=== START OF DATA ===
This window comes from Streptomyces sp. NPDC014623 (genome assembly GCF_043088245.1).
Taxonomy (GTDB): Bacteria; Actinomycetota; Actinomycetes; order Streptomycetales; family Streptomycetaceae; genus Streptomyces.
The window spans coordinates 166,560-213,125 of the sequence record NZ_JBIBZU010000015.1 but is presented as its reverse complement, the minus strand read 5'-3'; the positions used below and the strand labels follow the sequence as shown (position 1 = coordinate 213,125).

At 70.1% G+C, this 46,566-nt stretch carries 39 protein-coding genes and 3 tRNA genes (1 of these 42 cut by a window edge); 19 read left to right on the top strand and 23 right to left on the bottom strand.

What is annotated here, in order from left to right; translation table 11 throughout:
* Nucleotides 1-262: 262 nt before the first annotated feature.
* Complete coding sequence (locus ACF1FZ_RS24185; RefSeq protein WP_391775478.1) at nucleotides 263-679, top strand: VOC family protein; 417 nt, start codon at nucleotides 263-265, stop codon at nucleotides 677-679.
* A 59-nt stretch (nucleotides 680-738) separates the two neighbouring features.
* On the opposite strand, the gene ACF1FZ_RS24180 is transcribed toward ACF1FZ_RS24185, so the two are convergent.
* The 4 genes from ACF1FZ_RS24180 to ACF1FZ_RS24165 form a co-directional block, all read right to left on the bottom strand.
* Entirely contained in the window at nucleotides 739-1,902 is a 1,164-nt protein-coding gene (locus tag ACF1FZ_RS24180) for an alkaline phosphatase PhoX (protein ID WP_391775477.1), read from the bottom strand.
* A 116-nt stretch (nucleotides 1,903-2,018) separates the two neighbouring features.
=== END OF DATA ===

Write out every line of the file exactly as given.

This window comes from Streptomyces sp. NPDC014623 (genome assembly GCF_043088245.1).
Taxonomy (GTDB): Bacteria; Actinomycetota; Actinomycetes; order Streptomycetales; family Streptomycetaceae; genus Streptomyces.
The window spans coordinates 166,560-213,125 of the sequence record NZ_JBIBZU010000015.1 but is presented as its reverse complement, the minus strand read 5'-3'; the positions used below and the strand labels follow the sequence as shown (position 1 = coordinate 213,125).

At 70.1% G+C, this 46,566-nt stretch carries 39 protein-coding genes and 3 tRNA genes (1 of these 42 cut by a window edge); 19 read left to right on the top strand and 23 right to left on the bottom strand.

What is annotated here, in order from left to right; translation table 11 throughout:
* Nucleotides 1-262: 262 nt before the first annotated feature.
* Complete coding sequence (locus ACF1FZ_RS24185; RefSeq protein WP_391775478.1) at nucleotides 263-679, top strand: VOC family protein; 417 nt, start codon at nucleotides 263-265, stop codon at nucleotides 677-679.
* A 59-nt stretch (nucleotides 680-738) separates the two neighbouring features.
* On the opposite strand, the gene ACF1FZ_RS24180 is transcribed toward ACF1FZ_RS24185, so the two are convergent.
* The 4 genes from ACF1FZ_RS24180 to ACF1FZ_RS24165 form a co-directional block, all read right to left on the bottom strand.
* Entirely contained in the window at nucleotides 739-1,902 is a 1,164-nt protein-coding gene (locus tag ACF1FZ_RS24180) for an alkaline phosphatase PhoX (protein ID WP_391775477.1), read from the bottom strand.
* A 116-nt stretch (nucleotides 1,903-2,018) separates the two neighbouring features.